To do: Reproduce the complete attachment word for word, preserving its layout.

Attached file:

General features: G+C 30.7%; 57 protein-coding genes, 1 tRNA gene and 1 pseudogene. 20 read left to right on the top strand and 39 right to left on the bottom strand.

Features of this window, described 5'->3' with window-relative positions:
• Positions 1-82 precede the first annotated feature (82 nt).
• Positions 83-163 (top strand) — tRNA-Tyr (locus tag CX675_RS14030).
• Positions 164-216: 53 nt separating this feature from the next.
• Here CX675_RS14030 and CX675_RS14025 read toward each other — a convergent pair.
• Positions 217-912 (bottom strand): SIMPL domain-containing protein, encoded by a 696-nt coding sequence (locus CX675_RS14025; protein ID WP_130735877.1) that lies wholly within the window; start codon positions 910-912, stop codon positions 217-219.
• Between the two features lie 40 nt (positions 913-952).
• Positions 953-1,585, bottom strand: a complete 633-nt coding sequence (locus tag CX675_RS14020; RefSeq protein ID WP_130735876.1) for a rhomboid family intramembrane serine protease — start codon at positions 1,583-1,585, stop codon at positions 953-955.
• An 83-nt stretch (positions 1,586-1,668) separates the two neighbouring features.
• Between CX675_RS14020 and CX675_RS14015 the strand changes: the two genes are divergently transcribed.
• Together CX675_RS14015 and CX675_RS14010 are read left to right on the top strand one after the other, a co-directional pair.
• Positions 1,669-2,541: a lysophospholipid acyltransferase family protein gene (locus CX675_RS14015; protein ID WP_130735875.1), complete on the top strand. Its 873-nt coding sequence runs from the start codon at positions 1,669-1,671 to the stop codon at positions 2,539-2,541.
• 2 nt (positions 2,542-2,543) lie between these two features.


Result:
General features: G+C 30.7%; 57 protein-coding genes, 1 tRNA gene and 1 pseudogene. 20 read left to right on the top strand and 39 right to left on the bottom strand.

Features of this window, described 5'->3' with window-relative positions:
• Positions 1-82 precede the first annotated feature (82 nt).
• Positions 83-163 (top strand) — tRNA-Tyr (locus tag CX675_RS14030).
• Positions 164-216: 53 nt separating this feature from the next.
• Here CX675_RS14030 and CX675_RS14025 read toward each other — a convergent pair.
• Positions 217-912 (bottom strand): SIMPL domain-containing protein, encoded by a 696-nt coding sequence (locus CX675_RS14025; protein ID WP_130735877.1) that lies wholly within the window; start codon positions 910-912, stop codon positions 217-219.
• Between the two features lie 40 nt (positions 913-952).
• Positions 953-1,585, bottom strand: a complete 633-nt coding sequence (locus tag CX675_RS14020; RefSeq protein ID WP_130735876.1) for a rhomboid family intramembrane serine protease — start codon at positions 1,583-1,585, stop codon at positions 953-955.
• An 83-nt stretch (positions 1,586-1,668) separates the two neighbouring features.
• Between CX675_RS14020 and CX675_RS14015 the strand changes: the two genes are divergently transcribed.
• Together CX675_RS14015 and CX675_RS14010 are read left to right on the top strand one after the other, a co-directional pair.
• Positions 1,669-2,541: a lysophospholipid acyltransferase family protein gene (locus CX675_RS14015; protein ID WP_130735875.1), complete on the top strand. Its 873-nt coding sequence runs from the start codon at positions 1,669-1,671 to the stop codon at positions 2,539-2,541.
• 2 nt (positions 2,542-2,543) lie between these two features.